‘Tick, Tick… Boom!’ Doesn’t Erase the Jewishness of Its Story

The movie musical starring Andrew Garfield brings Jewish authenticity to Broadway legend Jonathan Larson's life.

When the film adaptation of “Tick, Tick… Boom!” was first announced, I was simultaneously elated and terrified. Lin-Manuel Miranda directing Andrew Garfield in an adaptation of one of my all-time favorite musicals? This was too good to be true. This was the stuff of my wildest movie-musical fantasies (and I have many of these). Either I was dreaming or being set up for disappointment.

Turns out I was not dreaming, and I was not disappointed.

“Tick, Tick… Boom!” is a semi-autobiographical piece by writer Jonathan Larson, better known for his Tony-winning and much-beloved “Rent.” It follows Larson in the lead-up to a workshop for what he believes is the musical that will finally give him the success he has been chasing through his 20s. All the while, the people in Larson’s life are moving on, moving out of the city or out of the arts, and he wonders whether he should do the same thing now that he hasn’t “made it” by the eve of his 30th birthday.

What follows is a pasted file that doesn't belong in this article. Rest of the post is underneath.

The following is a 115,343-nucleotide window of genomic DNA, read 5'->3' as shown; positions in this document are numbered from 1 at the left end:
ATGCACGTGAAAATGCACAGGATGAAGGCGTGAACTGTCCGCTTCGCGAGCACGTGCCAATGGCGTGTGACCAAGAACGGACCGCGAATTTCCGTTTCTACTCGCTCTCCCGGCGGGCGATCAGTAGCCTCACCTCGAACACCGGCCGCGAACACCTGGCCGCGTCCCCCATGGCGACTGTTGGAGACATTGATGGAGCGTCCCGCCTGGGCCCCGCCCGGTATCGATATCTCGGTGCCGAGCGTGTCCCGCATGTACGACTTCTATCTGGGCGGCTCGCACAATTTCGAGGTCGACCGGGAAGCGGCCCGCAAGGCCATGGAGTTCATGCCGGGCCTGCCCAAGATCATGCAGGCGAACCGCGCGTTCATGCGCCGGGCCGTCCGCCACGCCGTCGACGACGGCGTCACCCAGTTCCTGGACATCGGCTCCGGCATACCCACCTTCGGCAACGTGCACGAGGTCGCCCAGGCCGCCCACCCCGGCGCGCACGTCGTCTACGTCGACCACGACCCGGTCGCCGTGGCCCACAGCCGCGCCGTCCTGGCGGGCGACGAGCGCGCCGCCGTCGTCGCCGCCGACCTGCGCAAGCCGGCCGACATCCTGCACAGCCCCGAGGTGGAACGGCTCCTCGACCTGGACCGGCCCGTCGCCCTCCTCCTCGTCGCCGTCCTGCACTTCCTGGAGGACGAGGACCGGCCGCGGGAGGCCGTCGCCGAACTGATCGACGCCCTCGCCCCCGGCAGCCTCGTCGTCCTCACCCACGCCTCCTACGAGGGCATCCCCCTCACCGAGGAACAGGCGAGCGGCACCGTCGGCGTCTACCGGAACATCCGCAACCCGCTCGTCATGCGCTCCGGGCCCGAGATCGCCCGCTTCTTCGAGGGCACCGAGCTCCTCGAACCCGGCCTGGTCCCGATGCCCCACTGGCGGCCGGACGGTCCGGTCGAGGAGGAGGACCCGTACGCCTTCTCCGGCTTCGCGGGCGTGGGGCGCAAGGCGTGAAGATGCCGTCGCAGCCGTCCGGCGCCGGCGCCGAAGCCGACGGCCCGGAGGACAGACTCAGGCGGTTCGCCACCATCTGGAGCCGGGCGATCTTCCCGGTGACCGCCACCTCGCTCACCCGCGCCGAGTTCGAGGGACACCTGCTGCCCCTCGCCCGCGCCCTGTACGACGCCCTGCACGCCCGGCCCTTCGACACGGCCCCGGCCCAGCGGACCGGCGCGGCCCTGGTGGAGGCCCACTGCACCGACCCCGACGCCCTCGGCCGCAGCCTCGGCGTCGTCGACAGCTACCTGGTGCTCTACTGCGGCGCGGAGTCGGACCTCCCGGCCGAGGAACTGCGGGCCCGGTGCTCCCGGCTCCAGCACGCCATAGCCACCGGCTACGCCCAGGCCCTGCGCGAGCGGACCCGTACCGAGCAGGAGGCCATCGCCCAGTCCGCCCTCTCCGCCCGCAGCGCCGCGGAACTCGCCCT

The movie itself is a brilliant adaption — and one that is remarkably Jewish in its execution.

For one, the cast is very Jewish. There’s Andrew Garfield (Jewish) as Larson (Jewish), along with a star-studded line up of Jews that includes the likes of Judith Light, Richard Kind, Jonathan Marc Sherman, Danny Burstein, Judy Kuhn and Ben Levi Ross, not to mention a whole array of Very Important Broadway Jews in uncredited cameos. Almost every Jewish or Jewish-coded character in the show is played by a Jewish actor, and they all deliver performances that aim for warmth and realism, rather than cheap stereotypes.

Not only that, but there are explicitly Jewish moments. The first comes in a hilarious scene in the diner where Larson works, where he listens to two patrons try to remember the name of “that Jewish bread.” They eventually land on “holly bread,” and the small, defeated “challah” Larson mutters while taking their order will be very familiar to anyone who has ever been victimized by well-meaning goysplaining. The second comes from a monologue during a key moment of the show, when Larson describes the impact of the AIDS crisis. Larson breaks down talking about watching friends die and speaks of “parents under 50 saying Kaddish for their children.”

Moreover, this all comes in a show that asks again what we’re meant to do as individuals against the relentlessness of human suffering, about the necessity of action anyway, that “actions speak louder than words.” It all feels very Pirkei Avot, a Broadway-ready reminder that “it is not your responsibility to finish the work of perfecting the world, but you are not free to desist from it either.”